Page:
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Pulmonary Fibrosis

Prognosis with pulmonary fibrosis

04/24/2009

Question:

I was diagnosid 12 months ago with pulmonary fibrosis after suffering from shortness of breath for approx 1 year. I have rheumatoid arthritis and lupus and was on methrexate. Tests showed that I have lost one third of the use of my lungs, but at the moment I do not seem to be getting any worse. Can you give me a prognosis.

Answer:

There are several causes of interstitial lung disease in the setting of rheumatoid arthritis. Rheumatoid arthritis-associated UIP (usual interstitial pneumonitis) is perhaps the most serious and can ultimately be fatal; however, it tends to progress slower than UIP associated with idiopathic pulmonary fibrosis (idiopathic pulmonary fibrosis is a lung disease that occurs by itself without other underlying conditions such as rheumatoid arthritis).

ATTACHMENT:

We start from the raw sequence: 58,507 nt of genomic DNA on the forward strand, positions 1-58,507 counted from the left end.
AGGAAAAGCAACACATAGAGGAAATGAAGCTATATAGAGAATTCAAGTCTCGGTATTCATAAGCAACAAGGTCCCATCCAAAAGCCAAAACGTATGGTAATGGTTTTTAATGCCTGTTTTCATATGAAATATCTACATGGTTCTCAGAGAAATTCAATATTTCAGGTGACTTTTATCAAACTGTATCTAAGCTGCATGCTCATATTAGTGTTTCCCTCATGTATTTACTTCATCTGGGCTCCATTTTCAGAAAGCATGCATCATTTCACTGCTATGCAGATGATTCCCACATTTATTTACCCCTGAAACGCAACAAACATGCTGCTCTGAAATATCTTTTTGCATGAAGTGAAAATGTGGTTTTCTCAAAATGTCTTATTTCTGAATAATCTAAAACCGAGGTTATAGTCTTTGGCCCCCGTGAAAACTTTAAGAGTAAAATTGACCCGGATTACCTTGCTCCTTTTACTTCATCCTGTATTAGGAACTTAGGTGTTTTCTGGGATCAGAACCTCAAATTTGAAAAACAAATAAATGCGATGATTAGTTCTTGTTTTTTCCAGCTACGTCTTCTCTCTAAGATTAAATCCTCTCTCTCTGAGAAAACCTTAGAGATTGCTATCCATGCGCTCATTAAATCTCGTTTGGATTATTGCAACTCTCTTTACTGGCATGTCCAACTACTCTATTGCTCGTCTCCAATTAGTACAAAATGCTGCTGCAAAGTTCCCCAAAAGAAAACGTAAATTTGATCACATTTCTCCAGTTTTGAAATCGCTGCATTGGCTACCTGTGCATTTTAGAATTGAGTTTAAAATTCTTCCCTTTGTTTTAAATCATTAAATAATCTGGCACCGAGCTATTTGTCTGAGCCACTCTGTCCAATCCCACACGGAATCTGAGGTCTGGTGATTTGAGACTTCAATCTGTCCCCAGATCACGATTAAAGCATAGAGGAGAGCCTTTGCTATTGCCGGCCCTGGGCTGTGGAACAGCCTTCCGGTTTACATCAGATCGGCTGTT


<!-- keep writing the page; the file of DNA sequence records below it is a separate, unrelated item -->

Rheumatoid arthritis-associated NSIP (non-specific interstitial pneumonitis) has a better prognosis than UIP and can often be controlled with medications such as prednisone, CellCept, Imuran, or Cytoxan. Drug-induced interstitial lung disease can also occur from the medications used to treat rheumatoid arthritis; for example, methotrexate is an important cause of interstitial lung disease. Drug-induced lung disease can often stabilize once the offending drug is stopped. 

Lastly, infection can mimic interstitial lung disease, and patients taking medications to treat rheumatoid arthritis that affect the immune system can be more prone to developing low grade infections. The first step is to determine which of these causes of interstitial lung disease is responsible for your condition. Once the specific type of interstitial lung disease is determined, the prognosis can be better predicted. Often seeing a pulmonologist can help in sorting this out.

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Response by:

James N Allen, Jr, MD James N Allen, Jr, MD
Clinical Professor of Pulmonary, Allergy, Critical Care & Sleep Medicine
College of Medicine
The Ohio State University